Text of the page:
Recently I became a patron of the Secular Jihadists podcast. Ten years ago this wouldn’t be a big deal, but as a “grown-up” with three kids I’m much more careful to where I expend my discretionary income. So take that as a stronger endorsement than usual. I think Secular Jihadists is offering a nonsubstitutable good today. By which I mean a robust, but not cliched or hackneyed, critique of the religion of Islam. For various reasons the modern-day cultural Left has become operationally Islamophilic in public, while the political Right isn’t really too concerned with details of fact and nuance when they level critiques against Islam.
On this week’s episode, the hosts talked about the life of Muhammad, focusing some of the rather unpalatable aspects of his biographies as they’ve been passed down in tradition (in the Hadiths), or as can be found in the Koran. Armin Navabi points out that the prophet of Islam married Safiyya bint Huyeiy Ibn Akhtab on the day her father and husband were killed by his forces. Therefore Navabi’s interpretation, which is entirely in keeping with our modern values, is that Muhammad raped a woman on the day her father and husband were killed.
Of course, this behavior is not shocking in the pre-modern world. In the Illiad Hector’s widow, Andromache, eventually becomes the concubine of Neoptolemus. He is the son of Achilles, who killed Hector. And, in many traditions, Neoptolemus is the one who kills Andromache’s infant son by Hector, Astyanax. Eventually, the son of Neoptolemus by Andromache inherits his kingdom.
Obviously, the Illiad plays things up for drama, but I think it correctly reflects the values of a pre-modern tribal society. One of my favorite books is Jonathan Kirsch’s The Harlot by the Side of the Road: Forbidden Tales of the Bible. Like the Illiad, the Hebrew Bible has within it stories that reflect values of pre-modern societies very different from ours. Moses, like Muhammad, was a military and political leader as well as a religious prophet, and so it is entirely unsurprising that he was a participant in and director of what we would today term war crimes.
The question from the perspective of the hosts of the Secular Jihadists podcast is how Muslims will react to the fact that in the Koran itself, which most Muslims take to be the literal recitation of the words of God through Muhammad, documents the founder of the religion engaging in sex and war crimes. I think the truth though is that most Muslims won’t be very impacted by these revelations, because for most Muslims Islam is not reducible to the revelation within the Koran.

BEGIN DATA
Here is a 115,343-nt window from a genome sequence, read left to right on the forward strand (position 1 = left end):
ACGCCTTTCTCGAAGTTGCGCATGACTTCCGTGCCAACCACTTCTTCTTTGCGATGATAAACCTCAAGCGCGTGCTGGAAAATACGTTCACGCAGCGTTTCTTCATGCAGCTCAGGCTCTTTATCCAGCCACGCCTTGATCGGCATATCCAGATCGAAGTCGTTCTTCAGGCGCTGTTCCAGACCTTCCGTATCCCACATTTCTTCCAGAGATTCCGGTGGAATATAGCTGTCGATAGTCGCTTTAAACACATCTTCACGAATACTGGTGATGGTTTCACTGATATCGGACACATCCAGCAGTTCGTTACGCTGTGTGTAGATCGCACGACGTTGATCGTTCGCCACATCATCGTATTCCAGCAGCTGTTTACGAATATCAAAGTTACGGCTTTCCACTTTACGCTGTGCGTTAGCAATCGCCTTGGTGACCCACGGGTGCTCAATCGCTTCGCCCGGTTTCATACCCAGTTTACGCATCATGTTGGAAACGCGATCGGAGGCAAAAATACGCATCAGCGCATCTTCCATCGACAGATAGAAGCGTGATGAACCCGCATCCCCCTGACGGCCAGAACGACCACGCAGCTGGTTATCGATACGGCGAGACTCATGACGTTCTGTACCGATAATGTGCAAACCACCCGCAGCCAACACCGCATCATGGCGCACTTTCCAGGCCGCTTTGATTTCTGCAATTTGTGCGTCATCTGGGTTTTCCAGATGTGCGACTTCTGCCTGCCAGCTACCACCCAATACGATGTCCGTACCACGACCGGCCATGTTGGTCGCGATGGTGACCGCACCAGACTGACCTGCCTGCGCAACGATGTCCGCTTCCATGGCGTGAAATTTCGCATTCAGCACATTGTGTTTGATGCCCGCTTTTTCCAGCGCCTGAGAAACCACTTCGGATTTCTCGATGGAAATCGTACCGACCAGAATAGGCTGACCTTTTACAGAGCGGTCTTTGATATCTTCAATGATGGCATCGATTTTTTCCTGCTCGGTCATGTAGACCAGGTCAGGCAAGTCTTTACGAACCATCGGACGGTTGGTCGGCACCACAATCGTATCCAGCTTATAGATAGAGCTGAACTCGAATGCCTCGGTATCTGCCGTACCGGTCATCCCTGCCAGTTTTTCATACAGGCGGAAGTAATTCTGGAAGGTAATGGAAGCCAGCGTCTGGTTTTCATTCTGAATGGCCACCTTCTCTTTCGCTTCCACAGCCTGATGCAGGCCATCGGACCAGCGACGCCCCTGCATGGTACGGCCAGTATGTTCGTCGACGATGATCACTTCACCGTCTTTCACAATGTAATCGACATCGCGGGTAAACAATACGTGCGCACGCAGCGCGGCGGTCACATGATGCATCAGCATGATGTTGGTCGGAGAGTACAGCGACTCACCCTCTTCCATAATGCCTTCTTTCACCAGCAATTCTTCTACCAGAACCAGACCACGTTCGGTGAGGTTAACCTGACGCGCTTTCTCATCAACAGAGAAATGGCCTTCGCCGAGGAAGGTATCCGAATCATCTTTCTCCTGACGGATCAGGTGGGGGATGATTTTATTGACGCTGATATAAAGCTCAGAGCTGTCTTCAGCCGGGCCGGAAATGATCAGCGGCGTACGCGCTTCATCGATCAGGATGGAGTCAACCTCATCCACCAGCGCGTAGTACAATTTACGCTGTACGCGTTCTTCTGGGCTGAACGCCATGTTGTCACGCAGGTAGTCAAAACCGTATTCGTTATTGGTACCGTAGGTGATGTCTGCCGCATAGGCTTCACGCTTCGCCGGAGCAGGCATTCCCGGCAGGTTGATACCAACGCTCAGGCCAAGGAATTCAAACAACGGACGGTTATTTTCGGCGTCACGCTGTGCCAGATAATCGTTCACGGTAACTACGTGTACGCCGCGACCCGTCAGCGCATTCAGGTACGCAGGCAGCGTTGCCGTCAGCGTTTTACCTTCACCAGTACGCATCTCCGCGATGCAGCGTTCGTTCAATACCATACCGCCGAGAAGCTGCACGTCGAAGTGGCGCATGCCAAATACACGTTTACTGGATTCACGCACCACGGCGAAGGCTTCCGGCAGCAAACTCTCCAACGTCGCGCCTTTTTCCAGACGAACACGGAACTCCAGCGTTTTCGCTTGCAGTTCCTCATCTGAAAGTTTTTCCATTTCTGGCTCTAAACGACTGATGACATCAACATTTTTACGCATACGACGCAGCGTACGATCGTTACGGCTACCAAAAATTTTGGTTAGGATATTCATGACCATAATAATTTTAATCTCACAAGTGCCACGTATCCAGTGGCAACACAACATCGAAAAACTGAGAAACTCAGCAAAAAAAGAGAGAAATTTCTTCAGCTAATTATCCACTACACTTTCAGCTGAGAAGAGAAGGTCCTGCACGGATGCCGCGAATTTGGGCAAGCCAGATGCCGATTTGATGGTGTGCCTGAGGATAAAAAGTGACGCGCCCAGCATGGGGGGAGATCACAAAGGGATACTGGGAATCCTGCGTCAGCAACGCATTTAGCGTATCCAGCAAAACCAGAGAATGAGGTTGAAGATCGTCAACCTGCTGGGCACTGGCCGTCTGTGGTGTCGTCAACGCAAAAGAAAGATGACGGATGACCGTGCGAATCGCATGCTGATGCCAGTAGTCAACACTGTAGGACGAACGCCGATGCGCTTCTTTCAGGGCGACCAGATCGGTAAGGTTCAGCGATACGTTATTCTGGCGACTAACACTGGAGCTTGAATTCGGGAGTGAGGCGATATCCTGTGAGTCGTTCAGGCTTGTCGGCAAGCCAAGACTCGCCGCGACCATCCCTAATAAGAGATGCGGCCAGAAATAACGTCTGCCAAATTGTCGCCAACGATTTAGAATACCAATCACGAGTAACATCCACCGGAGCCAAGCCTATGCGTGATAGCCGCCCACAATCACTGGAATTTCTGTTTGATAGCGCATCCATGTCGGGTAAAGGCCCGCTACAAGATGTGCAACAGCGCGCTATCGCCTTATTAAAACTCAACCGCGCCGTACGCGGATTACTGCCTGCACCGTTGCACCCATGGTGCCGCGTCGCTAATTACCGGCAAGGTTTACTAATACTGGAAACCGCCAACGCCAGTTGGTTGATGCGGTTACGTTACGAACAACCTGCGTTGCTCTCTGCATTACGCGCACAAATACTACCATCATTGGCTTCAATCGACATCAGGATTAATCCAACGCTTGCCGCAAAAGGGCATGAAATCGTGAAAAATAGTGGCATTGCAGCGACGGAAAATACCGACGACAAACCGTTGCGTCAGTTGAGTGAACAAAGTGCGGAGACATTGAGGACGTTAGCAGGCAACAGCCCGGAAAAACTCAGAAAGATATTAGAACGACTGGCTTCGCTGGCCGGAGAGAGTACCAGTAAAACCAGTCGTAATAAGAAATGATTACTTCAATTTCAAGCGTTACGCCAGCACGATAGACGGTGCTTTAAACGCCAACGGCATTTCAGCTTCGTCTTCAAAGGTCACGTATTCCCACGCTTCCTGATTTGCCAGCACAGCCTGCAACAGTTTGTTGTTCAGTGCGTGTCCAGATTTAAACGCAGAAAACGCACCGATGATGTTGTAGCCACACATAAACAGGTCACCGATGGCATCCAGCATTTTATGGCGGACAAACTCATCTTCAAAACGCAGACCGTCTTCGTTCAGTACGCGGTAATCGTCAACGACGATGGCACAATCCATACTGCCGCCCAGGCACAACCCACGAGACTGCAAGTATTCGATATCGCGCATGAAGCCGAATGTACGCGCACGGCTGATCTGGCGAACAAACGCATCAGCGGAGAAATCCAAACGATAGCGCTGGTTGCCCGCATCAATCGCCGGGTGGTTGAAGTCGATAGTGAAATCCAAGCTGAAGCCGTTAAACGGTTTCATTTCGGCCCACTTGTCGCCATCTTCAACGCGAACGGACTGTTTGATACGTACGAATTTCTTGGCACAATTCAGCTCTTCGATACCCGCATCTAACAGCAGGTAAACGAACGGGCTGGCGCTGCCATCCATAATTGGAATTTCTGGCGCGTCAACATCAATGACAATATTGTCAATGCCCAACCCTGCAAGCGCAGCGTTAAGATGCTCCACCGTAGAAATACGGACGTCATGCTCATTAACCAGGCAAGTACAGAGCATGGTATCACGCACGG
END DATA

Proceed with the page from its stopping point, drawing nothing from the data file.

“Higher religions” tend to have scriptures and texts which serve as the scaffold for their intellectual superstructure. But most people who believe in these religions never read these texts. That’s because most people don’t read much, period. The organized institutional and multi-ethnic religions which have emerged over the last 3,000 years have a complex division of labor among the producers of religious “goods and services”, as well as among the consumers and identifiers. A minority are highly intellectualized, and these are the types who will record the history of the religion.
Nearly 2,000 years after his death we know a great deal about the life and times, and ideas, of the great Christian theologian Origen. We know far less about the life and times of the average believer. But I believe that the structure, organization, and folkways of the Christian church in the first half of the 3rd century were arguably far more instrumental in the religion’s success in the 4th century than the particular philosophical arguments which Origen so brilliantly expounded.
Of course from the perspective of many nonbelievers, this seems perverse. Islam, for one, makes a book the very foundation of the religion. And yet ultimately religion persists not because of specific books and beliefs, but general intuitions and cultural phenomena which are evoked by those intuitions. Many people have strong intuitions about “how the world works.” The beliefs of some indigenous tribes about the role of animistic forces may seem bizarre and strange in the particularity, but in the generality, they are totally comprehensible.
Within Islam, it is commonly asserted that Muhammad was the perfect human being. Ergo, a perfect model of how to behave. Additionally, most Muslims accept that the Koran is a literal and straightforward rendering of the facts of Muhammad’s life. The logical implication of this is that the perfect human being had no compunction making use of sex slaves.
But I think a focus on logic misses the mark in understanding most human cultural phenomena, which have cognitive roots. Our reasoning faculties are slow and faulty. Other aspects of our psychology, often habitual, rule our day to day lives. Of course, this varies by person to person. Perhaps the greatest lesson we need to take from the last generation of cognitive science is that those who live by ratiocination more than reflex are a very small and peculiar minority, no matter how they unconsciously rewrite history (because they’re the ones doing the writing).